Dedicated To

Raise a pint to Tim Scott Saturday, October 6th at 6:45p on the Main Stage.

Tim Scott – OG MTB in the Oz

The inaugural Oz Trails Off-Road is dedicated to Tim Scott, a 38-year veteran of Arkansas State Parks and co-founder of the Ozark Mountain Bike Festival, recently celebrating its 30th anniversary in April. Scott has been instrumental in bringing the sport of mountain biking to Arkansas, starting in the late 1980s when most land managers weren’t sure what to think about this new form of recreation.

There’s been a lot of national press in the last five years about the incredible growth of mountain bike trails and culture in Northwest Arkansas, but most people don’t realize that, thanks to Scott’s support as a land manager, The Natural State was one of the early adopters of mountain biking when the sport was still in its infancy.

Employed by Arkansas State Parks since 1980, today Scott is Assistant Superintendent for Devil’s Den State Park, located 50 miles south of Bentonville. Devil’s Den was the first of 52 parks in the state park network to build trails specifically for mountain bikes, and Scott served a critical role in welcoming the new sport into public lands management at a time when other parts of the country were banning mountain bikes.

“In 1986 we started seeing mountain bikes popping up in our park, and my boss at the time thought the hilly, rocky topography of Devil’s Den would be perfect for mountain biking, so he put me in charge of doing research,” said Scott.

Scott recalls reading articles by Mountain Bike Hall of Fame journalist and founder of Mountain Bike Magazine, Hank Barlow, who focused a lot of his writing on environmental advocacy, responsible trail use and the challenges land managers faced with this new form of recreation.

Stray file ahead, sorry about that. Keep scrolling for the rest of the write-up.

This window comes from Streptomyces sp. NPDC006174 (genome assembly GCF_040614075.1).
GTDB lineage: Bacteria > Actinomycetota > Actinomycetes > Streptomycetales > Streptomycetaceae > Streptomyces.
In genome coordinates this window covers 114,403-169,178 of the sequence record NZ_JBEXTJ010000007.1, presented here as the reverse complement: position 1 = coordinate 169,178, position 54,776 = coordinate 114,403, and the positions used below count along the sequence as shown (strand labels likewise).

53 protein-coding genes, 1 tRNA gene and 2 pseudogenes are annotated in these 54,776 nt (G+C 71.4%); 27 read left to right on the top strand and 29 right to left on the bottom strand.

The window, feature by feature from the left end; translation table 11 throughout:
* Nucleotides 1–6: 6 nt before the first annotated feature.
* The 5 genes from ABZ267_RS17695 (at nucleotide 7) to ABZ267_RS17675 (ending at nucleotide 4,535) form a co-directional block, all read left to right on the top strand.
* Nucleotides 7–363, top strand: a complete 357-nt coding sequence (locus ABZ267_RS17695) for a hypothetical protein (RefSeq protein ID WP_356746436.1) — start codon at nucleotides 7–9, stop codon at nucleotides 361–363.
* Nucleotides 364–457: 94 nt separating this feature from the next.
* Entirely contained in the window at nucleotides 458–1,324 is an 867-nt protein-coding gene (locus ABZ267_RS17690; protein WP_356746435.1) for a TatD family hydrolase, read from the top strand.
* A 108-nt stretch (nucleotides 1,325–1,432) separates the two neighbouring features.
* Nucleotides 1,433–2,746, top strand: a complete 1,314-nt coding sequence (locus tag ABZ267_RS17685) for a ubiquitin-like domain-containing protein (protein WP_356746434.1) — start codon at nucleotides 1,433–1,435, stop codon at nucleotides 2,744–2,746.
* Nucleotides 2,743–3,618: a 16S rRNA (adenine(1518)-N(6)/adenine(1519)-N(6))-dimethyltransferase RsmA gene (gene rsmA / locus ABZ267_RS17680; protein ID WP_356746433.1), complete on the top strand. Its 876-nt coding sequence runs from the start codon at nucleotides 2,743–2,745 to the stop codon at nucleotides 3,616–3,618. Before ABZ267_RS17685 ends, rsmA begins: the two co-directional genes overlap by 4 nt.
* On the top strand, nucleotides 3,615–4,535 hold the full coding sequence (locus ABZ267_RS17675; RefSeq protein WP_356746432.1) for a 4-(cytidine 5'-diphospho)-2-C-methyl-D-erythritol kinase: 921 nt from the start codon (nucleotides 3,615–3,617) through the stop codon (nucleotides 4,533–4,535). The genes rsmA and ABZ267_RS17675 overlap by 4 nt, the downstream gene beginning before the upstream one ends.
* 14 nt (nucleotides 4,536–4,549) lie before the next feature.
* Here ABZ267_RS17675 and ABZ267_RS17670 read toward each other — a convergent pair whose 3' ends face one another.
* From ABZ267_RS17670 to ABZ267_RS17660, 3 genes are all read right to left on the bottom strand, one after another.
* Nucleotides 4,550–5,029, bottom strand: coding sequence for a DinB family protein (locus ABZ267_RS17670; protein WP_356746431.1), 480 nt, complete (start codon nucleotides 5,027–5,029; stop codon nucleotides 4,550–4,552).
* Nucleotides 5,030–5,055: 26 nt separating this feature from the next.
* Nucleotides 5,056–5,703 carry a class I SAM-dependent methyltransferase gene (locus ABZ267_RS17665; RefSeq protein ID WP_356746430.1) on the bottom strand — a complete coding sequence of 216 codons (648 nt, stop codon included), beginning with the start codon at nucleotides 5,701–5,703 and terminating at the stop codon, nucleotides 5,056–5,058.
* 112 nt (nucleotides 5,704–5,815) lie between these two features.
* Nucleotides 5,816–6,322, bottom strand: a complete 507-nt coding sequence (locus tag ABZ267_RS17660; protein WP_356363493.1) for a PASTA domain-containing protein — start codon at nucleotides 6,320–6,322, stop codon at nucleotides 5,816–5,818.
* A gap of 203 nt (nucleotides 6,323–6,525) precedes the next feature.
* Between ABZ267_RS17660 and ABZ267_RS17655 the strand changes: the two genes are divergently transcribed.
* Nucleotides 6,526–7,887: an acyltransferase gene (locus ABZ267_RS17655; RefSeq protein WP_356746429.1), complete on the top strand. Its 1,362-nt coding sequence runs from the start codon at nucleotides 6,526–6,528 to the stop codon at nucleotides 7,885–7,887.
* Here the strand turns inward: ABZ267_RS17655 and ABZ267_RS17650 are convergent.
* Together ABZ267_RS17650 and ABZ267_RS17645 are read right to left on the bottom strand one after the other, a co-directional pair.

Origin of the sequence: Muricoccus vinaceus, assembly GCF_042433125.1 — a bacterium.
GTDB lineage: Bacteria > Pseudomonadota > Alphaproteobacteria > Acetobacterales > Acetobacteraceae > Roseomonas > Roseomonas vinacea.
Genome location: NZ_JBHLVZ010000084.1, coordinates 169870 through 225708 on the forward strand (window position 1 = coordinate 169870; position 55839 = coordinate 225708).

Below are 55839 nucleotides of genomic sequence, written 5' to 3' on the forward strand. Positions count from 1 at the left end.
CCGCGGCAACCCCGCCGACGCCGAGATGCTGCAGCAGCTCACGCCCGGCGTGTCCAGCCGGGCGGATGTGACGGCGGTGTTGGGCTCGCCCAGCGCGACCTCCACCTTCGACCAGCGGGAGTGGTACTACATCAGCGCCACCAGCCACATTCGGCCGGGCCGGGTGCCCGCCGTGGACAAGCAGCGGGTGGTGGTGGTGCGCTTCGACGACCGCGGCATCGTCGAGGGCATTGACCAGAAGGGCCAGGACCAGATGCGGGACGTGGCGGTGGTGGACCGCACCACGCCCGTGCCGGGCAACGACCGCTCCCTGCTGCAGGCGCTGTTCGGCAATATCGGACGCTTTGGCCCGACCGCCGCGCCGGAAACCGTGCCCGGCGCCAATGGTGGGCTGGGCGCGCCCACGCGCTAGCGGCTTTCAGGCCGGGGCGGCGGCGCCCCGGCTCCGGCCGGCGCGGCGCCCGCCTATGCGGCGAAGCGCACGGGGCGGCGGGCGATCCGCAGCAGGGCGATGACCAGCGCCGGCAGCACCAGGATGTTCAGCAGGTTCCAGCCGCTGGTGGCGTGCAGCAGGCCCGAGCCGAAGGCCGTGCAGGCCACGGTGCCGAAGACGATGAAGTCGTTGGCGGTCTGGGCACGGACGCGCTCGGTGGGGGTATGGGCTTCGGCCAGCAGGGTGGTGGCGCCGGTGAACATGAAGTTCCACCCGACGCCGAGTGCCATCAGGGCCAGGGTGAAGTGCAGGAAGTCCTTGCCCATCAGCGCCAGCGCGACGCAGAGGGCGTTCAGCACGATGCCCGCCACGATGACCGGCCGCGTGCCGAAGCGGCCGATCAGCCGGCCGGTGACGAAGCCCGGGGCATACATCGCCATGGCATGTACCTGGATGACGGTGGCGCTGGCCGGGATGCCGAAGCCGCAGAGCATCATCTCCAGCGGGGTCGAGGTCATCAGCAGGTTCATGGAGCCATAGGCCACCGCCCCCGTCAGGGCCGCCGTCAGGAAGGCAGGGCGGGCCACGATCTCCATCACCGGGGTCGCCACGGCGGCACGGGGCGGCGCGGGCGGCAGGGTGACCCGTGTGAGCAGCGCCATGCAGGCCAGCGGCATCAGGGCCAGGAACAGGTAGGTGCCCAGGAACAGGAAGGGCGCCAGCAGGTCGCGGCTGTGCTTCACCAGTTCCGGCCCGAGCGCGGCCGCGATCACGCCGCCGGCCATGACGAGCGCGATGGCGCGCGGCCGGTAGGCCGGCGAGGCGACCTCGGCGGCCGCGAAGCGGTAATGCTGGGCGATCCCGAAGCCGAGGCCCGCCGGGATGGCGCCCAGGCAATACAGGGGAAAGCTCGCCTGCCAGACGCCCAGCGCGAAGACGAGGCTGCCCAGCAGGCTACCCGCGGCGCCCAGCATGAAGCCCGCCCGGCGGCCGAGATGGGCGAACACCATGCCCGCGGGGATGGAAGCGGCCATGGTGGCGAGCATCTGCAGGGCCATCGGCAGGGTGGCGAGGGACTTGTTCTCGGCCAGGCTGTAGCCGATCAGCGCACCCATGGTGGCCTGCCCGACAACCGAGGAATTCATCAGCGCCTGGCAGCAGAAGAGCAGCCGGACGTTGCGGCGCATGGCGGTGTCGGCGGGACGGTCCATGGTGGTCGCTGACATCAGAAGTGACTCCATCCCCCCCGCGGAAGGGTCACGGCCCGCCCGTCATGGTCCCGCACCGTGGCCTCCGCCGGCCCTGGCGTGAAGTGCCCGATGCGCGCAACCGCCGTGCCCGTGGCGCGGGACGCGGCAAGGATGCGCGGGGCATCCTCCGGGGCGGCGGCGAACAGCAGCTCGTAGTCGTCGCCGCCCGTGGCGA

“Through our own research and reading what Hank wrote, we discovered the biggest problem we might face was user conflict between hikers, bikers and equestrians,” said Scott. “We figured this was a problem that could be easily overcome, so we started pursuing mountain bike use within Devil’s Den.”

Another part of Scott’s research involved getting himself a Schwinn Sierra mountain bike to ride, as well as attending the 1988 Fat Tire Bike Week in Crested Butte, Colorado with his boss at the time and colleague in promoting mountain biking, Wally Scherrey.

“State Parks didn’t have much funding back then, but we got permission to attend the event in Crested Butte,” said Scott. “We drove a State Parks van and received just enough money for gas and camping. It was an incredible week that gave us so many ideas for our own mountain bike festival in Arkansas.”

The inaugural Ozark Mountain Bike Festival was held in 1989, and through promotion of bike shops across the southeast, 120 racers showed up. The event incorporated many elements of the Crested Butte event, including guided rides, bike limbo, trials, log pull, bike toss, slow race, bunnyhop contest, bike polo, and later, a Big Splash contest, where folks would ride full speed down the hill into a creek. Today the Ozark Mountain Bike Festival still attracts hundreds of riders, focused on bringing beginner mountain bikers into the sport.

The success of the event and the open-mindedness of welcoming a new trail user into public lands resulted in Devil’s Den becoming the success case for other Arkansas State Parks to build and promote multi-use mountain bike trails. By the late 1990s, the sport expanded thanks to the creation of advocacy groups like Ozark Off-Road Cyclists and Friends of Arkansas Singletrack. And once the Slaughter Pen trails came into existence shortly thereafter, followed by the enormous financial support of the Walton Family Foundation, mountain biking in Northwest Arkansas took off in ways nobody could have imagined.

But all of it started back in 1988 when a couple of guys from Arkansas State Parks took a road trip out to Crested Butte, returning home with a vision and a plan.

“I’m just fortunate enough to have worked for an agency that wanted to promote mountain biking,” said Scott.

When asked if Scott would be riding in the Oz Trails Off-Road, he said he might do the Ozark 25.

“I haven’t been riding as much as I’d like to, so I better start practicing and get ready!”

Raise a pint to Tim Scott Saturday, October 6th at 6:45p on the Main Stage.